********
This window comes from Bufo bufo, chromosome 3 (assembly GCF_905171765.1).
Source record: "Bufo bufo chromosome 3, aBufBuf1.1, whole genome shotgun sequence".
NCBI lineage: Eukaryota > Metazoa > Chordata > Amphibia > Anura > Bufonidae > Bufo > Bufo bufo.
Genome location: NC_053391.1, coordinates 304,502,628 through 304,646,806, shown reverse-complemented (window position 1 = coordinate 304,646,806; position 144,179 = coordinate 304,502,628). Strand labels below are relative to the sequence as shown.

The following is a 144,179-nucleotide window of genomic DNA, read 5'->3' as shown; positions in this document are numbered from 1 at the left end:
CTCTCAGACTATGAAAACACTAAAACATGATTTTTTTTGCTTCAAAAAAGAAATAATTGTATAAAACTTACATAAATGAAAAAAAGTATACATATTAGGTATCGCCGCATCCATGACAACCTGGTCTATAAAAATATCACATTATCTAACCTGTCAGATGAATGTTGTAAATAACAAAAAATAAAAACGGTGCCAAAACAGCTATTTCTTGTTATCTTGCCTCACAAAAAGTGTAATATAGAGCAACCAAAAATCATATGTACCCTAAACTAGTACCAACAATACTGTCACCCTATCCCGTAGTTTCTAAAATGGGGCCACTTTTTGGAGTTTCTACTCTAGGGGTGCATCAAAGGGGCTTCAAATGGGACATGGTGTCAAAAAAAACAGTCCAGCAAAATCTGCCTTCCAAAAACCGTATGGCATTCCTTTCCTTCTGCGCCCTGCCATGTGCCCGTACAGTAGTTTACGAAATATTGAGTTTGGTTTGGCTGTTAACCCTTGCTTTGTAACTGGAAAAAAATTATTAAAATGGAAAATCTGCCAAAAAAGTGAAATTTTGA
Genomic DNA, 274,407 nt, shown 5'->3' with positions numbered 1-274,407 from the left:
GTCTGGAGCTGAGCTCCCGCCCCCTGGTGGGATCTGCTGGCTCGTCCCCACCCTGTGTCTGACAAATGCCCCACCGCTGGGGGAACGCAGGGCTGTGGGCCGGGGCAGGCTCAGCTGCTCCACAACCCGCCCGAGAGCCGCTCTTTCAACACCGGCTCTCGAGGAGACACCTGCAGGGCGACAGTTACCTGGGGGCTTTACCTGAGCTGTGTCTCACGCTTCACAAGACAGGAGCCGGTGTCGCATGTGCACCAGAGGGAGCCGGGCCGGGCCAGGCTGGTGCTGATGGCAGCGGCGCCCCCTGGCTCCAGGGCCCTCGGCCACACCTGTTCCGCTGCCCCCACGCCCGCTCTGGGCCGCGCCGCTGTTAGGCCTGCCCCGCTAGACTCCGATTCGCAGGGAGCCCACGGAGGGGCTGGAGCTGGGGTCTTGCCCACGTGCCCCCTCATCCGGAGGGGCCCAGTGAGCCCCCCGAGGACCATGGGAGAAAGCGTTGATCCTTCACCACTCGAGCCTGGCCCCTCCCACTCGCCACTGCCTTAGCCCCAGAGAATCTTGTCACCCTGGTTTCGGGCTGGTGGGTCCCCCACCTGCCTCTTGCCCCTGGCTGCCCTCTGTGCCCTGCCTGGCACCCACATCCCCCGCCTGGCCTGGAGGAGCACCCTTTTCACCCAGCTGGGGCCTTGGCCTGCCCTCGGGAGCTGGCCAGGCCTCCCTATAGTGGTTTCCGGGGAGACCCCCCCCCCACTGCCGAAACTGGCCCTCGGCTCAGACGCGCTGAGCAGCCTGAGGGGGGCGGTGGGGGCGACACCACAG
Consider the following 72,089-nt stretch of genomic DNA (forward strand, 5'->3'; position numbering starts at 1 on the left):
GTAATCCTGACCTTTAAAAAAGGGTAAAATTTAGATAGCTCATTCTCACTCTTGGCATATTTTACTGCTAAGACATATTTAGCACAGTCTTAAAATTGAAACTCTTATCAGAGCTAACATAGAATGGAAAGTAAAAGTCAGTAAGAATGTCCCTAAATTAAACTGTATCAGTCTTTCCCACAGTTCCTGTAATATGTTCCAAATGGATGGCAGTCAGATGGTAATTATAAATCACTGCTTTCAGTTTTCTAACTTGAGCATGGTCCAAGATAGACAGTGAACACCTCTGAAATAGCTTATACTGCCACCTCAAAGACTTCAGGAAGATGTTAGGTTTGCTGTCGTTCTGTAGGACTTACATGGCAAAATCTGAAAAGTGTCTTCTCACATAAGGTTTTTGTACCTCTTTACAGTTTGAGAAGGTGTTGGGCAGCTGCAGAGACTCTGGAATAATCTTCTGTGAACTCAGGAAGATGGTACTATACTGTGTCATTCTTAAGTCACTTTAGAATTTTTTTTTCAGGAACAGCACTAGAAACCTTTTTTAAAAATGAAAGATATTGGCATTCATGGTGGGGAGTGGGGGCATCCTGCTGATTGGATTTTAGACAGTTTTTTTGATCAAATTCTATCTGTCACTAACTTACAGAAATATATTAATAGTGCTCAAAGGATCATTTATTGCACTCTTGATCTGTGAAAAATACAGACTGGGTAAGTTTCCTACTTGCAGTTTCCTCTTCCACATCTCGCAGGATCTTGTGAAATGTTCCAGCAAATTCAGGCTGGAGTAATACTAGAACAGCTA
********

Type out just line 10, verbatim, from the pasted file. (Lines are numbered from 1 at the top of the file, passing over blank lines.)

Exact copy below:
GTAATCCTGACCTTTAAAAAAGGGTAAAATTTAGATAGCTCATTCTCACTCTTGGCATATTTTACTGCTAAGACATATTTAGCACAGTCTTAAAATTGAAACTCTTATCAGAGCTAACATAGAATGGAAAGTAAAAGTCAGTAAGAATGTCCCTAAATTAAACTGTATCAGTCTTTCCCACAGTTCCTGTAATATGTTCCAAATGGATGGCAGTCAGATGGTAATTATAAATCACTGCTTTCAGTTTTCTAACTTGAGCATGGTCCAAGATAGACAGTGAACACCTCTGAAATAGCTTATACTGCCACCTCAAAGACTTCAGGAAGATGTTAGGTTTGCTGTCGTTCTGTAGGACTTACATGGCAAAATCTGAAAAGTGTCTTCTCACATAAGGTTTTTGTACCTCTTTACAGTTTGAGAAGGTGTTGGGCAGCTGCAGAGACTCTGGAATAATCTTCTGTGAACTCAGGAAGATGGTACTATACTGTGTCATTCTTAAGTCACTTTAGAATTTTTTTTTCAGGAACAGCACTAGAAACCTTTTTTAAAAATGAAAGATATTGGCATTCATGGTGGGGAGTGGGGGCATCCTGCTGATTGGATTTTAGACAGTTTTTTTGATCAAATTCTATCTGTCACTAACTTACAGAAATATATTAATAGTGCTCAAAGGATCATTTATTGCACTCTTGATCTGTGAAAAATACAGACTGGGTAAGTTTCCTACTTGCAGTTTCCTCTTCCACATCTCGCAGGATCTTGTGAAATGTTCCAGCAAATTCAGGCTGGAGTAATACTAGAACAGCTA